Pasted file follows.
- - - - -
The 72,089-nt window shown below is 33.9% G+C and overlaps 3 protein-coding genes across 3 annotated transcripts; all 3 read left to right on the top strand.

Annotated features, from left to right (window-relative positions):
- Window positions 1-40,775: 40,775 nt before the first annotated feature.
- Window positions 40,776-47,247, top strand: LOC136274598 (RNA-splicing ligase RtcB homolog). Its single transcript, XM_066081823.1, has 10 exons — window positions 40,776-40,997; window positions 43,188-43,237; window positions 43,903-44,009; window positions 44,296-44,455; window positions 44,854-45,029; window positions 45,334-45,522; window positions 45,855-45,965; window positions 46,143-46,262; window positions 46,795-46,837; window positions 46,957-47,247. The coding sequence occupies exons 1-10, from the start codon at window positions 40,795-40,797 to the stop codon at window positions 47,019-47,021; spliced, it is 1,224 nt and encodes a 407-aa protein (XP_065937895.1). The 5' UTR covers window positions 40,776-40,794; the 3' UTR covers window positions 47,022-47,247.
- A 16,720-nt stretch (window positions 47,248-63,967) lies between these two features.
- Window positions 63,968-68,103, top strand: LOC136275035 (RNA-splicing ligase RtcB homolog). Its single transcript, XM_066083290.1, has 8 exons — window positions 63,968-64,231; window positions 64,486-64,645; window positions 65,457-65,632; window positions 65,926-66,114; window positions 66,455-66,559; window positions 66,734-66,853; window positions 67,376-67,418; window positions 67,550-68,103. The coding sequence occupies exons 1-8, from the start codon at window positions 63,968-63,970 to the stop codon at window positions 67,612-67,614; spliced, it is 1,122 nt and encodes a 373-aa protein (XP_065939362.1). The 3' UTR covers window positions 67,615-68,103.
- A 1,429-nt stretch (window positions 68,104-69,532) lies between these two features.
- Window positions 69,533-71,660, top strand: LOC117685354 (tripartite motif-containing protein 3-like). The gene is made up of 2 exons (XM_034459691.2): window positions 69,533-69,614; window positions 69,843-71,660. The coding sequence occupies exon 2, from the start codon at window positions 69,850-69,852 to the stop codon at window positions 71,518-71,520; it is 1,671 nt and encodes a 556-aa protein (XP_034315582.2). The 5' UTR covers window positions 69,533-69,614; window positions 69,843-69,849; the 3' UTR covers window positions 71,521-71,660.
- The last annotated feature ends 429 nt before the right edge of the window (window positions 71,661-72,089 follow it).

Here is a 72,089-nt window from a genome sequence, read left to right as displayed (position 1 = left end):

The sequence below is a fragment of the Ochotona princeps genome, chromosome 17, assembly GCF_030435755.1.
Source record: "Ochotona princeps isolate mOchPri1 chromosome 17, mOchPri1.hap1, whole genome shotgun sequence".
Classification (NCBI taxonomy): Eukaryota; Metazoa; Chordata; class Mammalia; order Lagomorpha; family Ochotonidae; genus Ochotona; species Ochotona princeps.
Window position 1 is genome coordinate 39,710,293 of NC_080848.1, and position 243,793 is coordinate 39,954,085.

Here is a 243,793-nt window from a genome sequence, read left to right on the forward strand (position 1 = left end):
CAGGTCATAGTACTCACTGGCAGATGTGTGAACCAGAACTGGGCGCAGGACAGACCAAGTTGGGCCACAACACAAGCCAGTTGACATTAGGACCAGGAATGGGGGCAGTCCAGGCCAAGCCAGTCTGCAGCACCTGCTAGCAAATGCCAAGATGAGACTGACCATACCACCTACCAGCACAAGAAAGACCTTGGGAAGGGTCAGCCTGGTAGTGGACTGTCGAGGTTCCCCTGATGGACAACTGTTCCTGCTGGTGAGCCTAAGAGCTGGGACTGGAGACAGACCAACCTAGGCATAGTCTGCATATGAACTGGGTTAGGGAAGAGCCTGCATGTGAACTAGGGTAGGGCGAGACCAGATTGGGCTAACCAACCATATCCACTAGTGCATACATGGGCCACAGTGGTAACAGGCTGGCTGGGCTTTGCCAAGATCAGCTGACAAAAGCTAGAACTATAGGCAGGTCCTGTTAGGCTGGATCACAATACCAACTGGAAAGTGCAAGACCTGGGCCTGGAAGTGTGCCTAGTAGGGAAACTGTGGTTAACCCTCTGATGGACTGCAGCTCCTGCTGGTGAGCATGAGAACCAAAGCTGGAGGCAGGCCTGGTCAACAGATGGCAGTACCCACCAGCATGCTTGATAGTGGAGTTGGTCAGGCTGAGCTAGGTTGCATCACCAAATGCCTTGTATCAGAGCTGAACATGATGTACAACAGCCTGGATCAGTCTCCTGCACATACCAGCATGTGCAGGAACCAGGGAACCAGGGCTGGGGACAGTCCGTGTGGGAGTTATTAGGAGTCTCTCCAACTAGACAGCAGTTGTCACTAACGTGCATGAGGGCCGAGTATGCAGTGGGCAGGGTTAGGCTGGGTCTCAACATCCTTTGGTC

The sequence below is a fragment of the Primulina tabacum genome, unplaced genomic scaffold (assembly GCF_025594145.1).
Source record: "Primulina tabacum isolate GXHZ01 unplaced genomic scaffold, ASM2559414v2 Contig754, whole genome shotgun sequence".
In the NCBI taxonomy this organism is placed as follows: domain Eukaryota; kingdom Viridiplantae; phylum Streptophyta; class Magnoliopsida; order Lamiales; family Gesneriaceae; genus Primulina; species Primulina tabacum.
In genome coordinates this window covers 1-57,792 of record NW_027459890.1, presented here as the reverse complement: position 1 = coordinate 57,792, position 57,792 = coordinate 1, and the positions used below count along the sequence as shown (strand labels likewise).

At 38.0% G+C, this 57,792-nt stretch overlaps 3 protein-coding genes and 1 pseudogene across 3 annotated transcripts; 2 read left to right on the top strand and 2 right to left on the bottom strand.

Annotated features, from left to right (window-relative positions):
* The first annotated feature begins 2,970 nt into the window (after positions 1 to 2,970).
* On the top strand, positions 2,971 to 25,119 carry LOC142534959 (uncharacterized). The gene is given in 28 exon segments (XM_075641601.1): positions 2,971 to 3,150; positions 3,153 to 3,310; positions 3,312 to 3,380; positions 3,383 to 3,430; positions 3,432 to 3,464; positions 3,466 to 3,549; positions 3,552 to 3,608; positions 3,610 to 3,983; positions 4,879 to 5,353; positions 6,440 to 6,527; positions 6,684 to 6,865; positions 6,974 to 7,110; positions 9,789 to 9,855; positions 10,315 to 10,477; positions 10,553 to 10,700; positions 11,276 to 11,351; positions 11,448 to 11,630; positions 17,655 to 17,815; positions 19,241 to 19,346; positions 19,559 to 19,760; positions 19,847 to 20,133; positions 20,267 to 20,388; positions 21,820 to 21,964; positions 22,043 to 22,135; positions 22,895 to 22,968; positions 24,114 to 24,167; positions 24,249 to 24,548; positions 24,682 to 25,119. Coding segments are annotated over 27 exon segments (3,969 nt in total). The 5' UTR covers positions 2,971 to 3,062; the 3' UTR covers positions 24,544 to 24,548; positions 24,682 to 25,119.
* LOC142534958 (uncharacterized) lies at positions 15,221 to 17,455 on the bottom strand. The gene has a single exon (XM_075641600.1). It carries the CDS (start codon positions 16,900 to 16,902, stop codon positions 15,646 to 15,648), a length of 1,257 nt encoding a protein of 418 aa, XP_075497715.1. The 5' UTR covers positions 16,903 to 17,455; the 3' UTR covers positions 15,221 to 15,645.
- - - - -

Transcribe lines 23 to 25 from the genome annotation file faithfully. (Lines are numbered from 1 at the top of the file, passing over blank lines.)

* The first annotated feature begins 2,970 nt into the window (after positions 1 to 2,970).
* On the top strand, positions 2,971 to 25,119 carry LOC142534959 (uncharacterized). The gene is given in 28 exon segments (XM_075641601.1): positions 2,971 to 3,150; positions 3,153 to 3,310; positions 3,312 to 3,380; positions 3,383 to 3,430; positions 3,432 to 3,464; positions 3,466 to 3,549; positions 3,552 to 3,608; positions 3,610 to 3,983; positions 4,879 to 5,353; positions 6,440 to 6,527; positions 6,684 to 6,865; positions 6,974 to 7,110; positions 9,789 to 9,855; positions 10,315 to 10,477; positions 10,553 to 10,700; positions 11,276 to 11,351; positions 11,448 to 11,630; positions 17,655 to 17,815; positions 19,241 to 19,346; positions 19,559 to 19,760; positions 19,847 to 20,133; positions 20,267 to 20,388; positions 21,820 to 21,964; positions 22,043 to 22,135; positions 22,895 to 22,968; positions 24,114 to 24,167; positions 24,249 to 24,548; positions 24,682 to 25,119. Coding segments are annotated over 27 exon segments (3,969 nt in total). The 5' UTR covers positions 2,971 to 3,062; the 3' UTR covers positions 24,544 to 24,548; positions 24,682 to 25,119.
* LOC142534958 (uncharacterized) lies at positions 15,221 to 17,455 on the bottom strand. The gene has a single exon (XM_075641600.1). It carries the CDS (start codon positions 16,900 to 16,902, stop codon positions 15,646 to 15,648), a length of 1,257 nt encoding a protein of 418 aa, XP_075497715.1. The 5' UTR covers positions 16,903 to 17,455; the 3' UTR covers positions 15,221 to 15,645.